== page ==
On gizmos & gadgets & devices

Throughout the history of humankind, humans have always tried to make their lives easier & more interesting by inventing different tools & devices. Nowhere is this more apparent than at the Musée des arts et métiers [http://www.arts-et-metiers.net/], which is located in the 3rd arr. in Paris. This repository of inventions was originally created in 1794 as a Conservatoire national des arts et métiers by L’abbé [Abbott] Henri Grégoire. Grégoire was a very interesting man & was quite unusual by clergyman standards [https://fr.wikipedia.org/wiki/Henri_Gr%C3%A9goire]. The museum has a number of very interesting collections – arranged according to 7 themes which are: scientific instruments [my personal favorite!], materials, energy, mechanics communication, construction & transport.

The collections are housed in L’église de Saint-Martin-des-Champs – a church that has been converted into an exhibition space, and an adjacent building which contains the bulk of the museum’s collection. The church exhibition space showcases various larger examples of transportation & engines – large pieces that do not fit in the main museum space in the building next to the church.

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A prominent feature of the main museum are the various laboratory artifacts from Antoine-Laurent de Lavoisier (1743-1794), a pioneer of chemistry.

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The exhibit also includes a couple of his protective face masks – see the image of one of them below. He did dangerous work & I wonder if he ever had to evacuate his lab because he concocted something toxic or explosive?

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There is something for everyone in this museum – some tool or device will tickle your fancy to be sure. Which ones were the most fascinating to me? 1. It was interesting to see things such as early slide rules [yes, I hate to admit it, but I am old enough to have used one in high school]…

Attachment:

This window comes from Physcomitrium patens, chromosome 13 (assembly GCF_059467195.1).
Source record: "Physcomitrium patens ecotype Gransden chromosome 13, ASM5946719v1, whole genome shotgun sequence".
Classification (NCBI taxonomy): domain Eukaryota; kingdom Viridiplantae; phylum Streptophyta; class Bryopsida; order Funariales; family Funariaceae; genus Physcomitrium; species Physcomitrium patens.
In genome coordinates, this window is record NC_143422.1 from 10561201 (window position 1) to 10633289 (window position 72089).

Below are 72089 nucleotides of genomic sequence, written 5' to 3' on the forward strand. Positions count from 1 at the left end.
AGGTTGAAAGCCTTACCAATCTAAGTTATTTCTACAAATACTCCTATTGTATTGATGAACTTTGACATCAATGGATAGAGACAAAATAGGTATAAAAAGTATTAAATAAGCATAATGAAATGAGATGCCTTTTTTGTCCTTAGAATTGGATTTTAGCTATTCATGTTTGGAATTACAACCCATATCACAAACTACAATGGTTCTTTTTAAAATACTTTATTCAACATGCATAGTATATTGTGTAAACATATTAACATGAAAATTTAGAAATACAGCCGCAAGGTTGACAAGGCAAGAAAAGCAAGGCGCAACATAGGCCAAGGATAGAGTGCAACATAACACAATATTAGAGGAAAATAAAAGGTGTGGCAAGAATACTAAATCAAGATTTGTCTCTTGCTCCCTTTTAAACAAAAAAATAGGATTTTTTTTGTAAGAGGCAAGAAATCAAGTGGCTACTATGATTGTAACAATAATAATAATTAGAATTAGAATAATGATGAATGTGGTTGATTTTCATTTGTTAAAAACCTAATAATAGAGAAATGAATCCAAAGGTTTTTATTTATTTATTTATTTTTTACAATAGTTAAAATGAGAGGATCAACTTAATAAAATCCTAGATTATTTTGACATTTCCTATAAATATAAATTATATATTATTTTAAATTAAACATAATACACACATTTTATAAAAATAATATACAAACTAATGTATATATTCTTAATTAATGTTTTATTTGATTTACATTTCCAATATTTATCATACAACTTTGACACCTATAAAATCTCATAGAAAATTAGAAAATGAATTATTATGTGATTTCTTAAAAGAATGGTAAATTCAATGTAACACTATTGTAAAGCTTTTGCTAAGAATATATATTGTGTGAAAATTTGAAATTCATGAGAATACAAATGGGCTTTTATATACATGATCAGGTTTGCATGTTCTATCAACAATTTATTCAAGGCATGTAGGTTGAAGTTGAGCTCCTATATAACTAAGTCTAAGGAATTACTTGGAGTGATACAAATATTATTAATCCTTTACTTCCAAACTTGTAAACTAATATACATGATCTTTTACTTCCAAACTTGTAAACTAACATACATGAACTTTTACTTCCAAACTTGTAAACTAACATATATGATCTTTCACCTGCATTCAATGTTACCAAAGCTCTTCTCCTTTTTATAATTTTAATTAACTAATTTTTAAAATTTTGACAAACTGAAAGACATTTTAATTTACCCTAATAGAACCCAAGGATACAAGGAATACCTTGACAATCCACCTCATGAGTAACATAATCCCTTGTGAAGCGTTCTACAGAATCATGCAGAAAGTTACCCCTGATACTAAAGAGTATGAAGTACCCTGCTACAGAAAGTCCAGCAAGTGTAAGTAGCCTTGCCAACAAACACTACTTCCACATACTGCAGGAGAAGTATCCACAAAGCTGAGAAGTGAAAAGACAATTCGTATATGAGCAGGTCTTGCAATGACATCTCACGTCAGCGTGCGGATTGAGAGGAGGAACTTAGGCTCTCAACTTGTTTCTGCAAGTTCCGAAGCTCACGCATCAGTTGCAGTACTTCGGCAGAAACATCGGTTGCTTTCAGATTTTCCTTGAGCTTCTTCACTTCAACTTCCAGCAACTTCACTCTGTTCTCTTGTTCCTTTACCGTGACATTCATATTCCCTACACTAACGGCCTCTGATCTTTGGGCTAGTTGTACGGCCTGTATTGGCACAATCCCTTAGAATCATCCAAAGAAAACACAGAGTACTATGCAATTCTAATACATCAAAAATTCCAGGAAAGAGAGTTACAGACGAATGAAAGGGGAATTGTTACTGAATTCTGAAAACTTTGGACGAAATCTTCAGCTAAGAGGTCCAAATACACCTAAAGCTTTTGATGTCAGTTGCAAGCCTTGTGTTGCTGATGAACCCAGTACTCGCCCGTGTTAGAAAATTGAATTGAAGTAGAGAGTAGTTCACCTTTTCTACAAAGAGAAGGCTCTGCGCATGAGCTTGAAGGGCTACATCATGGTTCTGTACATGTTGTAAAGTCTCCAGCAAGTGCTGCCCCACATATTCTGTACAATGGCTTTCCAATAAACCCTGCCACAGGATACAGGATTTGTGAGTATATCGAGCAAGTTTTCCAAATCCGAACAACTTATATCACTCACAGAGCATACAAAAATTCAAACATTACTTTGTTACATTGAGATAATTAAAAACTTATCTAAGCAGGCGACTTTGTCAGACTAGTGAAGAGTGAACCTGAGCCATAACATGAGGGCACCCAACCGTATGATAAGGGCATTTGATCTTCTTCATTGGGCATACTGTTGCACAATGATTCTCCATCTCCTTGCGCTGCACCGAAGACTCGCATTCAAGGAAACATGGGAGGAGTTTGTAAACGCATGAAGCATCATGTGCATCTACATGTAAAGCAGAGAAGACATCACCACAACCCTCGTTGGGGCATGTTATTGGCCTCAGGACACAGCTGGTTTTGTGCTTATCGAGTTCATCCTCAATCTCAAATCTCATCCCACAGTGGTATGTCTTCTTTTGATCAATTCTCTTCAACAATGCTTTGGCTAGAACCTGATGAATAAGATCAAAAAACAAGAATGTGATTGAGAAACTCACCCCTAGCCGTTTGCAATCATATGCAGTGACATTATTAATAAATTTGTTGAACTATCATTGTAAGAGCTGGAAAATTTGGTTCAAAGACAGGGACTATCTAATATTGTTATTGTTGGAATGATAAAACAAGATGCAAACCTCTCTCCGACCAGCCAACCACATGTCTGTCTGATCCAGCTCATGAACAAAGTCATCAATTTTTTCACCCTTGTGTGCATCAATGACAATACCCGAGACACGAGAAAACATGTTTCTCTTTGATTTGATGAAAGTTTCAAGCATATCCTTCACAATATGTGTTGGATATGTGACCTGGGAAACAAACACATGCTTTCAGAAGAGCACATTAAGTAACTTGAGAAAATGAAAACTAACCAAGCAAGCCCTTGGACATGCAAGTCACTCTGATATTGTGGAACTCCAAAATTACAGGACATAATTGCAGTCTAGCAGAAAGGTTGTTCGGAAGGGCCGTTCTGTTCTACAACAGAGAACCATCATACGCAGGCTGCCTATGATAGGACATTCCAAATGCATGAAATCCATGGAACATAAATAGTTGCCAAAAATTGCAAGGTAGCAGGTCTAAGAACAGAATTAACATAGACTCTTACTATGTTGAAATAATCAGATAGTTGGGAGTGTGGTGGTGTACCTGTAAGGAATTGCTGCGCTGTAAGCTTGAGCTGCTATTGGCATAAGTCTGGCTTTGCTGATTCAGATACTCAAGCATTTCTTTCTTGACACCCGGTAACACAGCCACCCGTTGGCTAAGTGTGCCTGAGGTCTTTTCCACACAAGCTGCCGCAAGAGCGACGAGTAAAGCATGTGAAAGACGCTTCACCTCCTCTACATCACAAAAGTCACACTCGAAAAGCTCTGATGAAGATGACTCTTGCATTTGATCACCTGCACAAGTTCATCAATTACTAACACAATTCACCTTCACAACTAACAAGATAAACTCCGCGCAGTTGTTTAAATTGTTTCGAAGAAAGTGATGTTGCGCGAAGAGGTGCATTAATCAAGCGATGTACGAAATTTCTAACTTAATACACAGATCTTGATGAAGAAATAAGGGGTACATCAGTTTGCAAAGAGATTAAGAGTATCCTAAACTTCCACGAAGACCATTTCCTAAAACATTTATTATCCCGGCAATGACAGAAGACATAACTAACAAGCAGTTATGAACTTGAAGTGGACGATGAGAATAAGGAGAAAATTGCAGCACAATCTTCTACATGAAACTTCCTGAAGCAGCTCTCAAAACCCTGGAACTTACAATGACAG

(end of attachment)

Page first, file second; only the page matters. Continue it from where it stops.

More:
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… 2. a cyclotron, or particle accelerator, from the College of France from 1937 [they were invented in 1930 by E.O Lawrence in the USA]…

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… 3. a Cray-2 supercomputer from 1985! It looks so dinky [compared to when I think about our parallel computing facility at IU today]…

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… 4. an early camera owned by Louis Jacques Mandé Daguerre (below left) – inventor of the daguerreotype, a method that allowed images to be created on silvered copper plates. Other precision cameras e.g. from Zeiss are also featured (below right)…

… 5. Volta’s original ‘pile’ cell & an example of a commercially available battery made in Paris in the 1930s… … 6. a Remington typewriter from 1875 & a portable Corona version from 1920!

What was the highlight of the collection for me? It was surely Foucault’s Pendulum, which is housed in the church. The pendulum was first installed for a short period in the Panthéon in Paris in 1851, as an experiment conceived by French physicist Léon Foucault to demonstrate the Earth’s rotation [he originally got the experiment working elsewhere but needed a larger space to demonstrate the effects of the earth’s rotation convincingly].

The original brass-coated pendulum bob was housed here at the Conservatoire national des arts et métiers for most of it’s life. Apparently, one day the pendulum’s cable snapped & the 28-kg lead bob crashed to the floor – damaging not only the floor, but the bob itself. The one on the pendulum today is an exact copy of the original. You can see the action of the pendulum in the video below – should work if you click on it.

There are a number of versions of Foucault’s Pendulum around the world [https://en.wikipedia.org/wiki/Foucault_pendulum], but this one is special because this was the original one [well at least before the bob was damaged & the cable snapped].

I decided that I would have to make a return visit to check out some of the other curiosities in more detail another time. There is so much to see in each of the 7 categories of exhibit. If you are visiting Paris, do stop in there and check it out. Some of the exhibits are quite whimsical…

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One last cool thing to check out is the associated Metro station – ‘Arts et Métiers’. Of the two Metro lines that service it, line #11 (the most superficial subway of the two) has been redecorated to channel the contents of the museum. It is a really handsome station. There is a lot of attention to detail – there is even a set of large cogs running down the center of the roof of the station. Very arty… … right down to the rubbish bins!

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